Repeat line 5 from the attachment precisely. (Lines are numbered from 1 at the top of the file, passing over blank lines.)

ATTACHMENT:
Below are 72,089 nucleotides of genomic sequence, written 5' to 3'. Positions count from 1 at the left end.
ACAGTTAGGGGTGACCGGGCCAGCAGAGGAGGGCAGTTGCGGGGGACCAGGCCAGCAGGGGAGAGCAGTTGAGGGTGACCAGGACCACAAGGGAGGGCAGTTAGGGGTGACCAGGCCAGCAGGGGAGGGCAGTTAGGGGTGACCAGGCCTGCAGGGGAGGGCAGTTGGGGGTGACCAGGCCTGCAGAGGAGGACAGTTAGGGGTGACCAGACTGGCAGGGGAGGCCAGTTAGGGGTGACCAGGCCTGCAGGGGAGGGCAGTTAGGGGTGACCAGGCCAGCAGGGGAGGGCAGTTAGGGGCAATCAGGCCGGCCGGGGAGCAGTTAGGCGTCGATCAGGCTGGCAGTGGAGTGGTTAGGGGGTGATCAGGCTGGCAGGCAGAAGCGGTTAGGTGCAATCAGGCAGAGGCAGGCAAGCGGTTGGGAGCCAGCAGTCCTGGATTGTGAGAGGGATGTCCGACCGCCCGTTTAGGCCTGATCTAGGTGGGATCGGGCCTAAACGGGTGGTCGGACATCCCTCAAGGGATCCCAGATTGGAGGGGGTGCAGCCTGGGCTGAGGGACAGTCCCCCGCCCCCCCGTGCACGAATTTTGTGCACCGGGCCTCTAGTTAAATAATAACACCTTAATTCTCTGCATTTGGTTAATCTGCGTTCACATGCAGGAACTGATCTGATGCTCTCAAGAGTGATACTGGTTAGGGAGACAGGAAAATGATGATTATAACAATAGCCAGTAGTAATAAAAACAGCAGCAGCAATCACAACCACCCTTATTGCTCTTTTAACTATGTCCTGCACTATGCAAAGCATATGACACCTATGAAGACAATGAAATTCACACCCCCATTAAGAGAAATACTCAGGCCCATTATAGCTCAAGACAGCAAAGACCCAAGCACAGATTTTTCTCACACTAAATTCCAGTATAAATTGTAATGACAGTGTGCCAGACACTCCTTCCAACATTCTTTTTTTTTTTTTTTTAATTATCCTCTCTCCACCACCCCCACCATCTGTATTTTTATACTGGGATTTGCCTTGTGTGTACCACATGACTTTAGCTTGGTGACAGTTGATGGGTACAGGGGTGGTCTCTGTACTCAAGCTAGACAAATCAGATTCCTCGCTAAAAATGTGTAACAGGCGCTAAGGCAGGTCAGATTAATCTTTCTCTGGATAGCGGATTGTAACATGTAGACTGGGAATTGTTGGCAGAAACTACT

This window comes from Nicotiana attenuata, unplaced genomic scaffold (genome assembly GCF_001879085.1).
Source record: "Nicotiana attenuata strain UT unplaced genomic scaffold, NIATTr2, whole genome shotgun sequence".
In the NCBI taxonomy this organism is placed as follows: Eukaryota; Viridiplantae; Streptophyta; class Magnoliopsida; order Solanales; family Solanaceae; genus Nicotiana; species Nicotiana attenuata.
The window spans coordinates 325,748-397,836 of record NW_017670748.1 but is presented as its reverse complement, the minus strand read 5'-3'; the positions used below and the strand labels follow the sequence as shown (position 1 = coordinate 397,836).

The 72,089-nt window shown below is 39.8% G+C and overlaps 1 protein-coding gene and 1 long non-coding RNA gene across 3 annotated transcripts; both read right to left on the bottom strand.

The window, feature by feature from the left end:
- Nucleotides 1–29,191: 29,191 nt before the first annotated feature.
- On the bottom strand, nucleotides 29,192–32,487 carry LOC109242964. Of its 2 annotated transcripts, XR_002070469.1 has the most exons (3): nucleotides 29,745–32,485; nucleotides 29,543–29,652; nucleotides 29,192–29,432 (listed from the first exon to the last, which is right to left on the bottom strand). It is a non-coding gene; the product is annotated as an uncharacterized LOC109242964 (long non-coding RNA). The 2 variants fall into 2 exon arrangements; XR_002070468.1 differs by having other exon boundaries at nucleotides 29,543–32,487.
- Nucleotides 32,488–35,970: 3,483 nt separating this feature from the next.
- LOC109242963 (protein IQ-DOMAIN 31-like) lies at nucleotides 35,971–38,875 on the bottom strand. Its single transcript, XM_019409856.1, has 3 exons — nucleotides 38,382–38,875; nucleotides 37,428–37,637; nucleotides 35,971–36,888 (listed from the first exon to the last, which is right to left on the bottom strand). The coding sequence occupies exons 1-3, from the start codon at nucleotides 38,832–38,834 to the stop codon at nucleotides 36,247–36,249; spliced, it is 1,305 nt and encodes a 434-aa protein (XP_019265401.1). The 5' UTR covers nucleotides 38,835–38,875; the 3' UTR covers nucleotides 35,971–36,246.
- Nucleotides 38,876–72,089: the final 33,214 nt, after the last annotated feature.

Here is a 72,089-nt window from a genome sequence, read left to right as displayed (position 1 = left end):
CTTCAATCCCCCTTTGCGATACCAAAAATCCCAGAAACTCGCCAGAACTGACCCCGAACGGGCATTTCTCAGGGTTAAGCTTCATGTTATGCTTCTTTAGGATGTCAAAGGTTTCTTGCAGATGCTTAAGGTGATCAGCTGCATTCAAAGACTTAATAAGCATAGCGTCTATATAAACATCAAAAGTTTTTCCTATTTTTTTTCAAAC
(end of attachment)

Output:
In the NCBI taxonomy this organism is placed as follows: Eukaryota; Viridiplantae; Streptophyta; class Magnoliopsida; order Solanales; family Solanaceae; genus Nicotiana; species Nicotiana attenuata.